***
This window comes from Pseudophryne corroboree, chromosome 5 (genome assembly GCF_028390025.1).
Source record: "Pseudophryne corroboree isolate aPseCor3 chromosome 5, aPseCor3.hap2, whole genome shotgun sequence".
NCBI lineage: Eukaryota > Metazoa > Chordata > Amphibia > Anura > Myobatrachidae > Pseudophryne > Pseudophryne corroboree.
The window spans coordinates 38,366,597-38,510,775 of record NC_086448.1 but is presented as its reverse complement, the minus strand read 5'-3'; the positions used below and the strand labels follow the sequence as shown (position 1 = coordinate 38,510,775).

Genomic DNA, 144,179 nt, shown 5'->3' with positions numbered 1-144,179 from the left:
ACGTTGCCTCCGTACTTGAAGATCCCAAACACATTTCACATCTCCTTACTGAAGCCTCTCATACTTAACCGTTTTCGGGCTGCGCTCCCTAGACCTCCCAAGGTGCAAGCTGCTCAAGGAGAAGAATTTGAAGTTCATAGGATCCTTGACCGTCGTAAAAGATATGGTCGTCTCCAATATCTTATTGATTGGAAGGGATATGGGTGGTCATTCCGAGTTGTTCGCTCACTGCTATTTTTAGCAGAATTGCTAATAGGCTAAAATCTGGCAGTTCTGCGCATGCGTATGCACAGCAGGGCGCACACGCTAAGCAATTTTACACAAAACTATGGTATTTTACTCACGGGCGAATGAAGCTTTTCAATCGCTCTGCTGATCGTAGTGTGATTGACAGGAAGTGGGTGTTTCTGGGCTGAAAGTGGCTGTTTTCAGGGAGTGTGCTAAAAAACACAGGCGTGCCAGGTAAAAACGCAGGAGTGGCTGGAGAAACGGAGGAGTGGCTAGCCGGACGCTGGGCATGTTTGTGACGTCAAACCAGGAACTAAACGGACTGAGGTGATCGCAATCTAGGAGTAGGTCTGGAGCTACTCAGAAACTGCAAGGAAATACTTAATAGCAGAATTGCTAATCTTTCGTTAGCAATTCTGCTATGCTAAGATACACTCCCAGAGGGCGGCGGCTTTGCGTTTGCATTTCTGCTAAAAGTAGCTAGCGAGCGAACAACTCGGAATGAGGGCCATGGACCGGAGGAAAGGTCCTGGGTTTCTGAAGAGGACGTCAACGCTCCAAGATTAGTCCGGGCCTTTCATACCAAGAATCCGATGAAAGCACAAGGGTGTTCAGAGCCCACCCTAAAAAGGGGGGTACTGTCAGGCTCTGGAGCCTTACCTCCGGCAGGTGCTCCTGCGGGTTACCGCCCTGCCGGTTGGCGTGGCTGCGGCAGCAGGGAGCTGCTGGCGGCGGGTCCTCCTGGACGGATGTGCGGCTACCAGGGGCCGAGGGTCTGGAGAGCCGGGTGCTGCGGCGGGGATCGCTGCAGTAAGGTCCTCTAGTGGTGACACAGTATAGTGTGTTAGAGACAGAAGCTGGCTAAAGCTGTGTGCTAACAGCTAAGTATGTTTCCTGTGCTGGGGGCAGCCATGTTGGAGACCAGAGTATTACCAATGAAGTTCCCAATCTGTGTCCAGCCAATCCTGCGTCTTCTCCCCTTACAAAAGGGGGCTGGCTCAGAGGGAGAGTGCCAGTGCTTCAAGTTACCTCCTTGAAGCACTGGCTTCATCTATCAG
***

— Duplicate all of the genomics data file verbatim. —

This window comes from Pseudophryne corroboree, chromosome 5 (genome assembly GCF_028390025.1).
Source record: "Pseudophryne corroboree isolate aPseCor3 chromosome 5, aPseCor3.hap2, whole genome shotgun sequence".
NCBI lineage: Eukaryota > Metazoa > Chordata > Amphibia > Anura > Myobatrachidae > Pseudophryne > Pseudophryne corroboree.
The window spans coordinates 38,366,597-38,510,775 of record NC_086448.1 but is presented as its reverse complement, the minus strand read 5'-3'; the positions used below and the strand labels follow the sequence as shown (position 1 = coordinate 38,510,775).

Genomic DNA, 144,179 nt, shown 5'->3' with positions numbered 1-144,179 from the left:
ACGTTGCCTCCGTACTTGAAGATCCCAAACACATTTCACATCTCCTTACTGAAGCCTCTCATACTTAACCGTTTTCGGGCTGCGCTCCCTAGACCTCCCAAGGTGCAAGCTGCTCAAGGAGAAGAATTTGAAGTTCATAGGATCCTTGACCGTCGTAAAAGATATGGTCGTCTCCAATATCTTATTGATTGGAAGGGATATGGGTGGTCATTCCGAGTTGTTCGCTCACTGCTATTTTTAGCAGAATTGCTAATAGGCTAAAATCTGGCAGTTCTGCGCATGCGTATGCACAGCAGGGCGCACACGCTAAGCAATTTTACACAAAACTATGGTATTTTACTCACGGGCGAATGAAGCTTTTCAATCGCTCTGCTGATCGTAGTGTGATTGACAGGAAGTGGGTGTTTCTGGGCTGAAAGTGGCTGTTTTCAGGGAGTGTGCTAAAAAACACAGGCGTGCCAGGTAAAAACGCAGGAGTGGCTGGAGAAACGGAGGAGTGGCTAGCCGGACGCTGGGCATGTTTGTGACGTCAAACCAGGAACTAAACGGACTGAGGTGATCGCAATCTAGGAGTAGGTCTGGAGCTACTCAGAAACTGCAAGGAAATACTTAATAGCAGAATTGCTAATCTTTCGTTAGCAATTCTGCTATGCTAAGATACACTCCCAGAGGGCGGCGGCTTTGCGTTTGCATTTCTGCTAAAAGTAGCTAGCGAGCGAACAACTCGGAATGAGGGCCATGGACCGGAGGAAAGGTCCTGGGTTTCTGAAGAGGACGTCAACGCTCCAAGATTAGTCCGGGCCTTTCATACCAAGAATCCGATGAAAGCACAAGGGTGTTCAGAGCCCACCCTAAAAAGGGGGGTACTGTCAGGCTCTGGAGCCTTACCTCCGGCAGGTGCTCCTGCGGGTTACCGCCCTGCCGGTTGGCGTGGCTGCGGCAGCAGGGAGCTGCTGGCGGCGGGTCCTCCTGGACGGATGTGCGGCTACCAGGGGCCGAGGGTCTGGAGAGCCGGGTGCTGCGGCGGGGATCGCTGCAGTAAGGTCCTCTAGTGGTGACACAGTATAGTGTGTTAGAGACAGAAGCTGGCTAAAGCTGTGTGCTAACAGCTAAGTATGTTTCCTGTGCTGGGGGCAGCCATGTTGGAGACCAGAGTATTACCAATGAAGTTCCCAATCTGTGTCCAGCCAATCCTGCGTCTTCTCCCCTTACAAAAGGGGGCTGGCTCAGAGGGAGAGTGCCAGTGCTTCAAGTTACCTCCTTGAAGCACTGGCTTCATCTATCAG